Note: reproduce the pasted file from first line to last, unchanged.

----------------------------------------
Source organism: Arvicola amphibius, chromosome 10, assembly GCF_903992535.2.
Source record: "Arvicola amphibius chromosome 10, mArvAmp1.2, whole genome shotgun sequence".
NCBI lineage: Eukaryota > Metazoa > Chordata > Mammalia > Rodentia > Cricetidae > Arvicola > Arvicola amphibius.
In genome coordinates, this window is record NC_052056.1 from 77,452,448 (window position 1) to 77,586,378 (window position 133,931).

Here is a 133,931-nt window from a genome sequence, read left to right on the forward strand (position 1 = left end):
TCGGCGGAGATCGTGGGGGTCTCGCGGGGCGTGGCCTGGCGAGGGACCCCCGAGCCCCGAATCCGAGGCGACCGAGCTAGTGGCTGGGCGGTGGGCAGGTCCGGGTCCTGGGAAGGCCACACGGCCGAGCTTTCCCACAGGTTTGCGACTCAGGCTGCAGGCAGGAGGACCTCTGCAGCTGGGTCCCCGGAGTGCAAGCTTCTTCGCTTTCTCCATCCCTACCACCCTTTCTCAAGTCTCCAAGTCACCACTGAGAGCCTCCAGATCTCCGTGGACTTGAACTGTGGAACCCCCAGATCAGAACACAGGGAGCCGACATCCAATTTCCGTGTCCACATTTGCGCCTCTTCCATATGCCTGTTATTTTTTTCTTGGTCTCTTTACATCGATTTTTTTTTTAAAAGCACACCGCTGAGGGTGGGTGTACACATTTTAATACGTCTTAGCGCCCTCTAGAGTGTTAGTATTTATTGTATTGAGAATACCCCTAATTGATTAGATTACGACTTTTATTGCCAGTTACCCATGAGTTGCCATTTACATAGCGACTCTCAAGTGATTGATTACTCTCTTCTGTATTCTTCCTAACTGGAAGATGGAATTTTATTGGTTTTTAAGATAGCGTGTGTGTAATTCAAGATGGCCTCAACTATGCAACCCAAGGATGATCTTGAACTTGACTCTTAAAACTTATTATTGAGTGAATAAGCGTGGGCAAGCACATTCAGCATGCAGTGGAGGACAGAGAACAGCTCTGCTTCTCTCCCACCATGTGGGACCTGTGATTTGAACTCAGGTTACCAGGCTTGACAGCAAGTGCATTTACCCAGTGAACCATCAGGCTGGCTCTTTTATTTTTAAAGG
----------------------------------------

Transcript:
Source organism: Arvicola amphibius, chromosome 10, assembly GCF_903992535.2.
Source record: "Arvicola amphibius chromosome 10, mArvAmp1.2, whole genome shotgun sequence".
NCBI lineage: Eukaryota > Metazoa > Chordata > Mammalia > Rodentia > Cricetidae > Arvicola > Arvicola amphibius.
In genome coordinates, this window is record NC_052056.1 from 77,452,448 (window position 1) to 77,586,378 (window position 133,931).

Here is a 133,931-nt window from a genome sequence, read left to right on the forward strand (position 1 = left end):
TCGGCGGAGATCGTGGGGGTCTCGCGGGGCGTGGCCTGGCGAGGGACCCCCGAGCCCCGAATCCGAGGCGACCGAGCTAGTGGCTGGGCGGTGGGCAGGTCCGGGTCCTGGGAAGGCCACACGGCCGAGCTTTCCCACAGGTTTGCGACTCAGGCTGCAGGCAGGAGGACCTCTGCAGCTGGGTCCCCGGAGTGCAAGCTTCTTCGCTTTCTCCATCCCTACCACCCTTTCTCAAGTCTCCAAGTCACCACTGAGAGCCTCCAGATCTCCGTGGACTTGAACTGTGGAACCCCCAGATCAGAACACAGGGAGCCGACATCCAATTTCCGTGTCCACATTTGCGCCTCTTCCATATGCCTGTTATTTTTTTCTTGGTCTCTTTACATCGATTTTTTTTTTAAAAGCACACCGCTGAGGGTGGGTGTACACATTTTAATACGTCTTAGCGCCCTCTAGAGTGTTAGTATTTATTGTATTGAGAATACCCCTAATTGATTAGATTACGACTTTTATTGCCAGTTACCCATGAGTTGCCATTTACATAGCGACTCTCAAGTGATTGATTACTCTCTTCTGTATTCTTCCTAACTGGAAGATGGAATTTTATTGGTTTTTAAGATAGCGTGTGTGTAATTCAAGATGGCCTCAACTATGCAACCCAAGGATGATCTTGAACTTGACTCTTAAAACTTATTATTGAGTGAATAAGCGTGGGCAAGCACATTCAGCATGCAGTGGAGGACAGAGAACAGCTCTGCTTCTCTCCCACCATGTGGGACCTGTGATTTGAACTCAGGTTACCAGGCTTGACAGCAAGTGCATTTACCCAGTGAACCATCAGGCTGGCTCTTTTATTTTTAAAGG